Have a Cross-Cultural Remote Team? Here’s How to Communicate Better in Meetings
In the age of virtual meetings, cross-cultural communication can sometimes present challenges for business leaders. Here’s how to tackle them effectively.
During the pandemic, the shift to remote work opened the door for more businesses than ever to hire employees and contractors outside of their geographic region and culture. This has been a great opportunity to expand teams and introduce new perspectives, but communication across these diverse teams is not always smooth and seamless.
Cross-cultural communication has become a mandatory skill for many leaders in the age of virtual meetings, and it’s important to consider how your workforce’s various cultures may impact their communication style and interpretation of your communication with them.
The challenges of remote cross-cultural communication
TIME ZONE DIFFERENCES AND WORKING HOURS
If your team is working within different time zones, you have to be aware of their working hours when setting meetings and anticipating responses. Let your employees know your expectations for their working hours and response time while being mindful of the time zone differences.
“As managers, because we’re always on, we assume our global teams are on,” Dunung told CO—. “If we send an email or Slack note off-hours, they may feel obliged to respond. Write it, prepare it — but put it in draft form or schedule it to send during working hours.”
BROADBAND CONNECTIVITY ISSUES
Not all of your team members are going to have equal and consistent access to high-speed internet connections, said Dunung. As a manager, do everything in your capacity to get them the tools they need for proper connection while being flexible when it comes to their own geographical and regional broadband limitations.
DIFFERENCES IN WORK CULTURE FORMALITIES
As a whole, Americans tend to be more casual in their approach to workplace interactions, but U.S.-based companies can’t assume their global employees and customers will follow suit. Take the time to learn about the differences in workplace culture your employees may expect and ensure you’re meeting them where they are.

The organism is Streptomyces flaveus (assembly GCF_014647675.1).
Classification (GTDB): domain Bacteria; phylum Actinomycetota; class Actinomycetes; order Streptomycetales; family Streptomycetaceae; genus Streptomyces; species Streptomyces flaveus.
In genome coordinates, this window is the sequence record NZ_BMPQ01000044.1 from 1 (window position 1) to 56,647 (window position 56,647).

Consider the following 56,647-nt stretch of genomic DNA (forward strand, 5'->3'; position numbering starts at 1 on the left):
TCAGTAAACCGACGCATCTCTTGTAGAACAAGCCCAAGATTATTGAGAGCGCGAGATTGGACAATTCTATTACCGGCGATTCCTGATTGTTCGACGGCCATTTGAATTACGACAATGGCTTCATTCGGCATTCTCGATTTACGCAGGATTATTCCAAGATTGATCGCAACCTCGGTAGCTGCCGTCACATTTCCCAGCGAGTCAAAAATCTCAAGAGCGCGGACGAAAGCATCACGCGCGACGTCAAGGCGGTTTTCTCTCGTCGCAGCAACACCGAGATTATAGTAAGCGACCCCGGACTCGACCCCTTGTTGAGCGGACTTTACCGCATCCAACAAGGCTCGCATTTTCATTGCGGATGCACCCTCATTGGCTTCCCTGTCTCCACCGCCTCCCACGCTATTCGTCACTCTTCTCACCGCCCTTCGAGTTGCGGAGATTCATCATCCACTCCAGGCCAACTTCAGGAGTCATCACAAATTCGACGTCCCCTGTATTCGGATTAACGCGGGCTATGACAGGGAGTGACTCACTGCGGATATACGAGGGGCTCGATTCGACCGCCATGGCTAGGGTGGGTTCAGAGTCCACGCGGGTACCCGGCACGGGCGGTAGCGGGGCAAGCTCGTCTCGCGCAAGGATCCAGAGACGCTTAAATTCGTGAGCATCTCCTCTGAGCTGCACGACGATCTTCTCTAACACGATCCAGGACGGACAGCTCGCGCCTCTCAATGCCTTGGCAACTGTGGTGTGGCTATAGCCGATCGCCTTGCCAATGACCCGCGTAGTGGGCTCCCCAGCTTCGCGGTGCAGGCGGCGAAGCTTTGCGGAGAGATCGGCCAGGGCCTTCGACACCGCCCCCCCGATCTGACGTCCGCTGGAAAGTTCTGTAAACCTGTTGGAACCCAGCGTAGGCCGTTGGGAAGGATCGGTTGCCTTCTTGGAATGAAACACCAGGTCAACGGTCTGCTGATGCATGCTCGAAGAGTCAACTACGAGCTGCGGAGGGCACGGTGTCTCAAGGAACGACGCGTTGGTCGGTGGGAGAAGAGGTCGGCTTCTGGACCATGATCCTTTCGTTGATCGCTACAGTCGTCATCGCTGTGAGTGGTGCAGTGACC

“People may expect a level of respect and are accustomed to niceties that are part of their work world,” Dunung said. “Understand that formalities such as using Mr. or Ms. are expected in some cultures unless you know each other.”
We’re starting to see the concept of a global mindset, and cross-cultural communication is a piece of that.
Sanjyot P. Dunung, founder and CEO, Atma Global
VERBAL AND NONVERBAL COMMUNICATION EXPECTATIONS
Verbal and nonverbal cues are often difficult to interpret through video conferencing. It can be even more challenging when working with employees who have different cultural expectations around body language.
Simple things like eye contact and hand gestures that may be considered natural and common in one country may be viewed as inappropriate or even offensive in other countries. Even the language used in business communications (e.g., not including a formal salutation in an email or providing blunt, direct feedback) may be construed as rude or unprofessional, so it’s important to be aware of these differences when communicating with your wider global team.
Tips for effectively communicating with virtual teams
DON’T MAKE EVERY CALL A MANDATORY VIDEO CALL
Dunung advised employers not to make every call a video call for their remote teams. Allowing your employees to call in using their phone can minimize broadband lag and provide a much-needed break from being “on,” especially if they’re dialing in from a time zone where it’s much earlier or later than your own.
SET A CLEAR AGENDA AND ASK FOR INPUT PRIOR TO THE MEETING
As you plan virtual meetings with global employees, be mindful of how different cultures behave in group settings. Some cultural backgrounds don’t feel comfortable speaking up in a large group and wait to be asked for their input, while others have no problem raising their hand and sharing their thoughts.
To accommodate for these differences, Dunung recommended having attendees submit their questions and comments beforehand, as well as rotating the meeting host so everyone can be heard.
“If you’re in a virtual meeting, remember that people from more direct, independent cultures such as the U.S., U.K. and Australia aren’t the only ones with an opinion — but they might voice it sooner than those from group-oriented cultures that are less vocal,” Dunung said.
INTEGRATE AN UNDERSTANDING OF CULTURE INTO YOUR EVERYDAY OPERATIONS
Dunung advised every company to look at the way culture (and cultural differences) can impact their business operations.
“We’re starting to see the concept of a global mindset, and cross-cultural communication is a piece of that,” said Dunung. “Really integrate this understanding of the impact of culture on business practices and processes— not just making it arm’s-length and transactional, but making it an integral part of how you interact with customers and employees.”
To that end, it’s wise to have an open conversation with all your employees about their work preferences and expectations. Learn what work environments they most thrive in, then develop a workflow that makes everyone feel comfortable and productive.